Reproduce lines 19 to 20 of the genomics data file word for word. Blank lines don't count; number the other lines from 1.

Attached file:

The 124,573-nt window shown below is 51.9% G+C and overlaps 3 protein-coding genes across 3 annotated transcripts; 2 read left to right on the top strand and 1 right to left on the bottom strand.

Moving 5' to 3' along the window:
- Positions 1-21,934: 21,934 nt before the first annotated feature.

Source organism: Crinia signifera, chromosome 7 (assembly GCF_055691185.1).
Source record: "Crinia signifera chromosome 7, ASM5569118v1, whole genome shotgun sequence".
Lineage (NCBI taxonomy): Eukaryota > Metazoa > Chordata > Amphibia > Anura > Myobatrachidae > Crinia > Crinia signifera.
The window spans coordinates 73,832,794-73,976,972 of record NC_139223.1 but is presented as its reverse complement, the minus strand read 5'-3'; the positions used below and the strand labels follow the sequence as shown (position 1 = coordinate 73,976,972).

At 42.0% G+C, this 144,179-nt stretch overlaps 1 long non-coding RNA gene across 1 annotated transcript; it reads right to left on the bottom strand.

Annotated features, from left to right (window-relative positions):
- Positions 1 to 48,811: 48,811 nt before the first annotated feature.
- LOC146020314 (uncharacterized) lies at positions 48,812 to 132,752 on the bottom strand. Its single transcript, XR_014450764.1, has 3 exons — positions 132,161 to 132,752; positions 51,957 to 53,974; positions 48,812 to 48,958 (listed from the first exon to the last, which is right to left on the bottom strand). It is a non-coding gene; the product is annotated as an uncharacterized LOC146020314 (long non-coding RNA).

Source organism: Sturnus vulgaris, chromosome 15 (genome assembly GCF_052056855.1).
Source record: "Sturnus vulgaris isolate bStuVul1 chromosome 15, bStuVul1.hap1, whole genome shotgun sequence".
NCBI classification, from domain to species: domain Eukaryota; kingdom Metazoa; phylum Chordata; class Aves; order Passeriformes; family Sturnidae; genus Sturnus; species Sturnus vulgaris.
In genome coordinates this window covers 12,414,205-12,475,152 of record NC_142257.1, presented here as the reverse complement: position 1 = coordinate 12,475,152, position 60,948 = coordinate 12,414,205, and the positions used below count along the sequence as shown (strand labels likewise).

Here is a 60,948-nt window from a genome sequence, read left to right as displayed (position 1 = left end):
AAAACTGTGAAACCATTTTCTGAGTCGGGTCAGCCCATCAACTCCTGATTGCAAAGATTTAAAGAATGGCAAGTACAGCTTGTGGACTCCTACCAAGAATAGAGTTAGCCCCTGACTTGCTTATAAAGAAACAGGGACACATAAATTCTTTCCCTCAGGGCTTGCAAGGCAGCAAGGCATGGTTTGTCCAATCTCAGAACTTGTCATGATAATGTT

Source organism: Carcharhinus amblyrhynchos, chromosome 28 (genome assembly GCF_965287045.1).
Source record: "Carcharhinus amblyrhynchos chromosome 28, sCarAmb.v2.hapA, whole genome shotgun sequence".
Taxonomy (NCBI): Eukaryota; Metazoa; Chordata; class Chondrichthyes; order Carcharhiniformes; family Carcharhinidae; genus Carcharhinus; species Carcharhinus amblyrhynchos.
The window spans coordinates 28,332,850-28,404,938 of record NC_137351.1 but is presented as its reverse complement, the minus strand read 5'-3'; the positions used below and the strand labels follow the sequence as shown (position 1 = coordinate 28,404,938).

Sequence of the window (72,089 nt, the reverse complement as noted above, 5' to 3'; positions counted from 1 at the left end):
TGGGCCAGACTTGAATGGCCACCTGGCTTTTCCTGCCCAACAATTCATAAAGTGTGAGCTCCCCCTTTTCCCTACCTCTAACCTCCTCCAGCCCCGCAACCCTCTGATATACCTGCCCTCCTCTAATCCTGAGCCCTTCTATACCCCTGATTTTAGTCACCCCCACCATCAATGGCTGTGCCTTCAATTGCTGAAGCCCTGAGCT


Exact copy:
Source record: "Carcharhinus amblyrhynchos chromosome 28, sCarAmb.v2.hapA, whole genome shotgun sequence".
Taxonomy (NCBI): Eukaryota; Metazoa; Chordata; class Chondrichthyes; order Carcharhiniformes; family Carcharhinidae; genus Carcharhinus; species Carcharhinus amblyrhynchos.